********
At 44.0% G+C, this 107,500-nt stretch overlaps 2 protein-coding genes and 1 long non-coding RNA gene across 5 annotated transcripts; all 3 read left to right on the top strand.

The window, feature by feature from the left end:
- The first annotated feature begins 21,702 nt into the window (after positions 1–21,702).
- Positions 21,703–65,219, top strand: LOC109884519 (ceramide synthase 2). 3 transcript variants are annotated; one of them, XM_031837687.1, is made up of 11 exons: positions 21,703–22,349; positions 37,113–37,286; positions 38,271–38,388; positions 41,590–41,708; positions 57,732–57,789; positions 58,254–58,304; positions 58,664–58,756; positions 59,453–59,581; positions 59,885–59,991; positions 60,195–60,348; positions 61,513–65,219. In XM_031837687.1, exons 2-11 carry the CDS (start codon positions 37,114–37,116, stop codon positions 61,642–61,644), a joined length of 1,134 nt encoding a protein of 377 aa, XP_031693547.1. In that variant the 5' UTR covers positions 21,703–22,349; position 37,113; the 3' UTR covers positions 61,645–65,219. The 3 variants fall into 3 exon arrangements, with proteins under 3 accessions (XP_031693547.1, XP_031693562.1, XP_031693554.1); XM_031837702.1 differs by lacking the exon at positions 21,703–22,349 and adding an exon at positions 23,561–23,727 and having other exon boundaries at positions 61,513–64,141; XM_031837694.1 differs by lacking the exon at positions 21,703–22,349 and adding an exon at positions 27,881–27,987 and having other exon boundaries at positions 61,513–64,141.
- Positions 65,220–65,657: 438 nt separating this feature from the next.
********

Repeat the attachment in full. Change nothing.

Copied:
At 44.0% G+C, this 107,500-nt stretch overlaps 2 protein-coding genes and 1 long non-coding RNA gene across 5 annotated transcripts; all 3 read left to right on the top strand.

The window, feature by feature from the left end:
- The first annotated feature begins 21,702 nt into the window (after positions 1–21,702).
- Positions 21,703–65,219, top strand: LOC109884519 (ceramide synthase 2). 3 transcript variants are annotated; one of them, XM_031837687.1, is made up of 11 exons: positions 21,703–22,349; positions 37,113–37,286; positions 38,271–38,388; positions 41,590–41,708; positions 57,732–57,789; positions 58,254–58,304; positions 58,664–58,756; positions 59,453–59,581; positions 59,885–59,991; positions 60,195–60,348; positions 61,513–65,219. In XM_031837687.1, exons 2-11 carry the CDS (start codon positions 37,114–37,116, stop codon positions 61,642–61,644), a joined length of 1,134 nt encoding a protein of 377 aa, XP_031693547.1. In that variant the 5' UTR covers positions 21,703–22,349; position 37,113; the 3' UTR covers positions 61,645–65,219. The 3 variants fall into 3 exon arrangements, with proteins under 3 accessions (XP_031693547.1, XP_031693562.1, XP_031693554.1); XM_031837702.1 differs by lacking the exon at positions 21,703–22,349 and adding an exon at positions 23,561–23,727 and having other exon boundaries at positions 61,513–64,141; XM_031837694.1 differs by lacking the exon at positions 21,703–22,349 and adding an exon at positions 27,881–27,987 and having other exon boundaries at positions 61,513–64,141.
- Positions 65,220–65,657: 438 nt separating this feature from the next.